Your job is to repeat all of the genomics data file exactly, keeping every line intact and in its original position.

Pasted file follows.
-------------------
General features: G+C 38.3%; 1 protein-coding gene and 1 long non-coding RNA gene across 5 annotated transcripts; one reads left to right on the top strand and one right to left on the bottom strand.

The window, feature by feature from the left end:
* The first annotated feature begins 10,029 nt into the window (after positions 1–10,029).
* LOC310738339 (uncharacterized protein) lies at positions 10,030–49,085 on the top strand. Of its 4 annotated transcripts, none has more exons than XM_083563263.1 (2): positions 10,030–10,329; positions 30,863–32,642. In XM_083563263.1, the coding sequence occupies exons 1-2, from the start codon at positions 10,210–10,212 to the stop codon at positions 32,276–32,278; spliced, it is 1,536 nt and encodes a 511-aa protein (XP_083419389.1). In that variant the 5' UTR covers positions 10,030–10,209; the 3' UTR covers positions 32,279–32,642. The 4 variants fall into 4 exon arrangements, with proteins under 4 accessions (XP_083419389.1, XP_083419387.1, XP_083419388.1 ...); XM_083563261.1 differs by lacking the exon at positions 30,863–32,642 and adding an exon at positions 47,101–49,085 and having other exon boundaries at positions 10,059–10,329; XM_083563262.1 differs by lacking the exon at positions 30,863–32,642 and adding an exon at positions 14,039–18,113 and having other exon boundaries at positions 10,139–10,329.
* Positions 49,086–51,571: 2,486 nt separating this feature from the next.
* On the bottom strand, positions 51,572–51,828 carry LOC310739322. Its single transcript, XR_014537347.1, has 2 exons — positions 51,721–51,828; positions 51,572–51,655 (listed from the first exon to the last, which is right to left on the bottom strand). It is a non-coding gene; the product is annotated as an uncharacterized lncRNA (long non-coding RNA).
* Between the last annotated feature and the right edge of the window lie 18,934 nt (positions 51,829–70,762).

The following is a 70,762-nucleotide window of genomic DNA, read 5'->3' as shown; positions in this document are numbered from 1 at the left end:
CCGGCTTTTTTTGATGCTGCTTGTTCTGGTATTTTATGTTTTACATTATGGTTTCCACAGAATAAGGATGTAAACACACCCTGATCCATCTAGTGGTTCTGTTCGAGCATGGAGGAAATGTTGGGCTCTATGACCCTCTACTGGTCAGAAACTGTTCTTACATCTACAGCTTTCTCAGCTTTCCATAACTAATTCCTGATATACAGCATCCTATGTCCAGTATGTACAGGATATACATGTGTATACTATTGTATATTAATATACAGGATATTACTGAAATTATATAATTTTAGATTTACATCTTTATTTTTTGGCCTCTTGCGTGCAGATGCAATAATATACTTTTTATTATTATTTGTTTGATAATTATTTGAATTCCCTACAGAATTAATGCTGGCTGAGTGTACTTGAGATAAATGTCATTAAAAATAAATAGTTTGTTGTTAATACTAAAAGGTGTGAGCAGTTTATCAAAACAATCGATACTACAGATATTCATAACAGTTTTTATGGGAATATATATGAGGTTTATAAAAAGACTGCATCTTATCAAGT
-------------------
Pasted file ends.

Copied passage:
General features: G+C 38.3%; 1 protein-coding gene and 1 long non-coding RNA gene across 5 annotated transcripts; one reads left to right on the top strand and one right to left on the bottom strand.

The window, feature by feature from the left end:
* The first annotated feature begins 10,029 nt into the window (after positions 1–10,029).
* LOC310738339 (uncharacterized protein) lies at positions 10,030–49,085 on the top strand. Of its 4 annotated transcripts, none has more exons than XM_083563263.1 (2): positions 10,030–10,329; positions 30,863–32,642. In XM_083563263.1, the coding sequence occupies exons 1-2, from the start codon at positions 10,210–10,212 to the stop codon at positions 32,276–32,278; spliced, it is 1,536 nt and encodes a 511-aa protein (XP_083419389.1). In that variant the 5' UTR covers positions 10,030–10,209; the 3' UTR covers positions 32,279–32,642. The 4 variants fall into 4 exon arrangements, with proteins under 4 accessions (XP_083419389.1, XP_083419387.1, XP_083419388.1 ...); XM_083563261.1 differs by lacking the exon at positions 30,863–32,642 and adding an exon at positions 47,101–49,085 and having other exon boundaries at positions 10,059–10,329; XM_083563262.1 differs by lacking the exon at positions 30,863–32,642 and adding an exon at positions 14,039–18,113 and having other exon boundaries at positions 10,139–10,329.
* Positions 49,086–51,571: 2,486 nt separating this feature from the next.
* On the bottom strand, positions 51,572–51,828 carry LOC310739322. Its single transcript, XR_014537347.1, has 2 exons — positions 51,721–51,828; positions 51,572–51,655 (listed from the first exon to the last, which is right to left on the bottom strand). It is a non-coding gene; the product is annotated as an uncharacterized lncRNA (long non-coding RNA).
* Between the last annotated feature and the right edge of the window lie 18,934 nt (positions 51,829–70,762).

The following is a 70,762-nucleotide window of genomic DNA, read 5'->3' as shown; positions in this document are numbered from 1 at the left end:
CCGGCTTTTTTTGATGCTGCTTGTTCTGGTATTTTATGTTTTACATTATGGTTTCCACAGAATAAGGATGTAAACACACCCTGATCCATCTAGTGGTTCTGTTCGAGCATGGAGGAAATGTTGGGCTCTATGACCCTCTACTGGTCAGAAACTGTTCTTACATCTACAGCTTTCTCAGCTTTCCATAACTAATTCCTGATATACAGCATCCTATGTCCAGTATGTACAGGATATACATGTGTATACTATTGTATATTAATATACAGGATATTACTGAAATTATATAATTTTAGATTTACATCTTTATTTTTTGGCCTCTTGCGTGCAGATGCAATAATATACTTTTTATTATTATTTGTTTGATAATTATTTGAATTCCCTACAGAATTAATGCTGGCTGAGTGTACTTGAGATAAATGTCATTAAAAATAAATAGTTTGTTGTTAATACTAAAAGGTGTGAGCAGTTTATCAAAACAATCGATACTACAGATATTCATAACAGTTTTTATGGGAATATATATGAGGTTTATAAAAAGACTGCATCTTATCAAGT